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Sherry Shelton v. Michael J. Astrue

September 24, 2012

SHERRY SHELTON,
PLAINTIFF,
v.
MICHAEL J. ASTRUE, COMMISSIONER OF SOCIAL SECURITY,
DEFENDANT.



The opinion of the court was delivered by: Barbara A. McAuliffe United States Magistrate Judge

ORDER ON PLAINTIFF'S SOCIAL SECURITY COMPLAINT

I. INTRODUCTION

Pending before the Court is plaintiff Sherry Shelton's ("Plaintiff") motion for summary judgment and the cross-motion for summary judgment of defendant Commissioner of Social Security ("Commissioner"). Plaintiff seeks judicial review of an administrative decision denying her claim for Supplemental Security Income disability benefits pursuant to 42 U.S.C. § 405(g).

Plaintiff filed her complaint on May 19, 2011. (Doc. 1.) Plaintiff filed her summary judgment motion on December 23, 2011. ( Doc. 16.) The Commissioner filed his summary judgment cross-motion and opposition on January 20, 2012. (Doc. 17.) Both parties have consented to conduct all proceedings before the assigned United States Magistrate Judge. (Doc. 10, 11.) The matter is currently before the Court on the parties' briefs, which were submitted without oral argument to United States Magistrate Judge Barbara A. McAuliffe. Having considered the administrative record and the parties' briefs, the Court issues the following order.

II. BACKGROUND

A. Overview of Administrative Proceedings

On November 29, 2007, Plaintiff applied for Disability Insurance Benefits pursuant to Titles II and XVI of the Social Security Act (the "Act") (Administrative Record, "AR," at13.) Plaintiff's application was denied on initial review and again on reconsideration. (AR at 67-116.) Thereafter, Plaintiff requested a hearing before an Administrative Law Judge (the "ALJ"). On March 11, 2010, Plaintiff appeared with counsel and testified before the ALJ. (AR at 28-66.) In a decision dated May 14, 2010, the ALJ found that Plaintiff was not disabled under the Act. (AR at 13-21.) The ALJ's decision became the final decision of the Commissioner when the Appeals Council denied Plaintiff's request for review. (AR at 1-3.) Plaintiff then commenced this action for judicial review pursuant to 42 U.S.C. § 405(g).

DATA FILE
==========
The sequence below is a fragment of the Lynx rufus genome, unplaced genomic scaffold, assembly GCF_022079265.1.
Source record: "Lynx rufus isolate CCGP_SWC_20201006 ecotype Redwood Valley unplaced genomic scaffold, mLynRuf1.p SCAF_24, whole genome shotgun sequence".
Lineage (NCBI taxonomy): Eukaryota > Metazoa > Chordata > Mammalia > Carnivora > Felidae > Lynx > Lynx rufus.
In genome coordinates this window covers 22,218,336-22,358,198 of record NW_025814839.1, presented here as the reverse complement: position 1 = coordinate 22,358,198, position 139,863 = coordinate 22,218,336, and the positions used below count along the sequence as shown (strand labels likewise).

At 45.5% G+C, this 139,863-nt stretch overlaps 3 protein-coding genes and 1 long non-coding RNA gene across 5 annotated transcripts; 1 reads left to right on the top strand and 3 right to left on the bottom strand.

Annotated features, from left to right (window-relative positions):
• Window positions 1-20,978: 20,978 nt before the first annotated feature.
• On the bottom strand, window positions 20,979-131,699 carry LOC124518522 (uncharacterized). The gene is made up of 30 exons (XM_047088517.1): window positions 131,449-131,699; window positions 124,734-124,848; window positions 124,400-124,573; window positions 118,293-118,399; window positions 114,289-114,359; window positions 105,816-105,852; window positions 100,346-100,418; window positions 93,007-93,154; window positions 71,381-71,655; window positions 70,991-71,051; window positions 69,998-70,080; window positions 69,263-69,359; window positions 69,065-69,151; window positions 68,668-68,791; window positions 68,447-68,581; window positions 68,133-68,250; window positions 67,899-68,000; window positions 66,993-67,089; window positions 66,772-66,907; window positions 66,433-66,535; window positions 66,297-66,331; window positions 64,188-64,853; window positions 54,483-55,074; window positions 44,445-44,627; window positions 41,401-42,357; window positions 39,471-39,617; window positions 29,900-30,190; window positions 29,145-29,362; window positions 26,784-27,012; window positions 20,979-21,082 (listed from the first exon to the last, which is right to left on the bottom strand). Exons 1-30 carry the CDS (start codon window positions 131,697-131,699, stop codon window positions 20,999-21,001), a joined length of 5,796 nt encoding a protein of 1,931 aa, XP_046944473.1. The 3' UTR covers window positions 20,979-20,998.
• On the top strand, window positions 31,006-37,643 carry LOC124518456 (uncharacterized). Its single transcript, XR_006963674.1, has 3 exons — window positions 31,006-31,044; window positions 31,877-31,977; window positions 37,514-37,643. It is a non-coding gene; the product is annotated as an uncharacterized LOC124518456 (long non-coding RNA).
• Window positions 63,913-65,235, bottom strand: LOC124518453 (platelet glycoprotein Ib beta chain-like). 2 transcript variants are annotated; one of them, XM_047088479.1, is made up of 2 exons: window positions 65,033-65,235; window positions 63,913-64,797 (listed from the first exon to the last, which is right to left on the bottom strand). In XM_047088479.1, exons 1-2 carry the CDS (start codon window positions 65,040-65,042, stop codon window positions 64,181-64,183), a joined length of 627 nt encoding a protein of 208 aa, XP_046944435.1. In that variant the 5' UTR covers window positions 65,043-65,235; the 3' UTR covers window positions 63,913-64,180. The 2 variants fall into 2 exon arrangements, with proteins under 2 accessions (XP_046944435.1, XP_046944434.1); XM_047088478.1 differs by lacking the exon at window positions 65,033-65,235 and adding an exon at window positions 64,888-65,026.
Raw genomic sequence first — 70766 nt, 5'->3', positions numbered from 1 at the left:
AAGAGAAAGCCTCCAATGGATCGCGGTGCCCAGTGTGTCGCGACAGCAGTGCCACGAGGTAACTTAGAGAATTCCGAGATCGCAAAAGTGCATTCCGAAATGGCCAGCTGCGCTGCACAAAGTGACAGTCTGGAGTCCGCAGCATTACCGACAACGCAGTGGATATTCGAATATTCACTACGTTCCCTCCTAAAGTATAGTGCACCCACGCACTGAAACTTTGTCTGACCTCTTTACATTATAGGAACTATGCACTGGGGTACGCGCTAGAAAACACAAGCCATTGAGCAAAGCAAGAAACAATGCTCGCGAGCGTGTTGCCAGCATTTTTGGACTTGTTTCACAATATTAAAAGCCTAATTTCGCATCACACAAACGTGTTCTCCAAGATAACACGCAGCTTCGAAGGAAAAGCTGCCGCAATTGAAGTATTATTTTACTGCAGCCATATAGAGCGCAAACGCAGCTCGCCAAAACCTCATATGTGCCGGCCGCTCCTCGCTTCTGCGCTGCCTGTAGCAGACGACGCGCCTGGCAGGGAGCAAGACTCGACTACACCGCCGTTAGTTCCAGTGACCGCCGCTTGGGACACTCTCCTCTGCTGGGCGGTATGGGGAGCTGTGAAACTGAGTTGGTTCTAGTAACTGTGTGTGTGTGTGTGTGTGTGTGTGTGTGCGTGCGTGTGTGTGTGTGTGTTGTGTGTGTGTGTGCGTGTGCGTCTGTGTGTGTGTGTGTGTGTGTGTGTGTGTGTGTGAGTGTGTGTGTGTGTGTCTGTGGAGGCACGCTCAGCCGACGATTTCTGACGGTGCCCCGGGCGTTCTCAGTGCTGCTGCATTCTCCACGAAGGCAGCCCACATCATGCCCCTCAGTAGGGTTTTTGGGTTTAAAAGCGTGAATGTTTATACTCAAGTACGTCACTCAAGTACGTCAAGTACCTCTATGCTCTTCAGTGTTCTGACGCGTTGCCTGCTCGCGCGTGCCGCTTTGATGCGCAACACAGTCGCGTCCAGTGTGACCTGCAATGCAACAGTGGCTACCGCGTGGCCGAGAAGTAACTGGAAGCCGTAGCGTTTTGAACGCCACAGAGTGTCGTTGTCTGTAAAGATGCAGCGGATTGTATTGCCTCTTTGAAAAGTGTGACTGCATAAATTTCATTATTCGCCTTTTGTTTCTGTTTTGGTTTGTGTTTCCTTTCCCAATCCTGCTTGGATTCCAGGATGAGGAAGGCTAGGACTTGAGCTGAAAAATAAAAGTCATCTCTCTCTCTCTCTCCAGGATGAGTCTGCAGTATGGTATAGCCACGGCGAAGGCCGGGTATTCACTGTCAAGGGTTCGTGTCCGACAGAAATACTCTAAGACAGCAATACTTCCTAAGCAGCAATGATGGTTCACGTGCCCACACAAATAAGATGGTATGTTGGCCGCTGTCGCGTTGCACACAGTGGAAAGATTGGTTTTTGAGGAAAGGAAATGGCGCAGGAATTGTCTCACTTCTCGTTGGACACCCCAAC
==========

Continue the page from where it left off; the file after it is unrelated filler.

B. Plaintiff's Background

Plaintiff was born on February 25, 1961. (AR at 32.) Plaintiff lives in a home with her seventeen-year old son. (AR at 33.) Plaintiff receives food stamps. (AR at 33.) Plaintiff has a driver's license and does minimal driving. (AR at 34.) Plaintiff graduated from high school, but received no collegiate or vocational training. (AR at 34.) Plaintiff's last gainful employment activity was as a provider of in-home care. (AR at 38.)

C. Medical History

The entire medical record was reviewed by the Court. (AR at 229-613.) The Court summarizes the medical evidence to the extent it is necessary to this appeal.

On February 8, 2008, consultative examiner Rustom F. Damania, M.D., examined Plaintiff for complaints related to her back and knee pain, and other ailments. (AR at 301-305.) Dr. Damania opined that Plaintiff should be able to lift and carry 20 pounds occasionally and 10 pounds frequently. (AR at 305.) He further opined that Plaintiff should be able to stand, walk and sit for six hours out of a normal workday. (AR at 305.) Dr. Damania also mentioned in his report that Plaintiff "feels she must have a cane at all times as she is afraid of falling and due to pain." (AR at 305.)

On February 27, 2008, state agency reviewing physician Charles A. Fracchia, M.D., completed a physical residual functional capacity assessment form where he opined that Plaintiff could lift 20 pounds occasionally and 10 pounds frequently. (AR at 311.) Dr. Fracchia further opined that Plaintiff could sit, stand or walk about 6 hours in an 8-hour workday and had no pushing or pulling limitations. (AR at 311.) Dr. Fracchia also opined that a medically required hand-held assistive device was necessary for ambulation and standing. (AR at 311.)

On July 10, 2008, after reviewing the medical evidence to date, state agency physician K. Quint, M.D., opined that Plaintiff was capable of lifting 20 pounds occasionally and 10 pounds frequently. (AR at 447.) Dr. Quint further opined that Plaintiff could stand, walk or sit for about 6 hours in an 8-hour workday and had no pushing or pulling limitations. (AR at 447.) Dr. Quint also opined that Plaintiff ...


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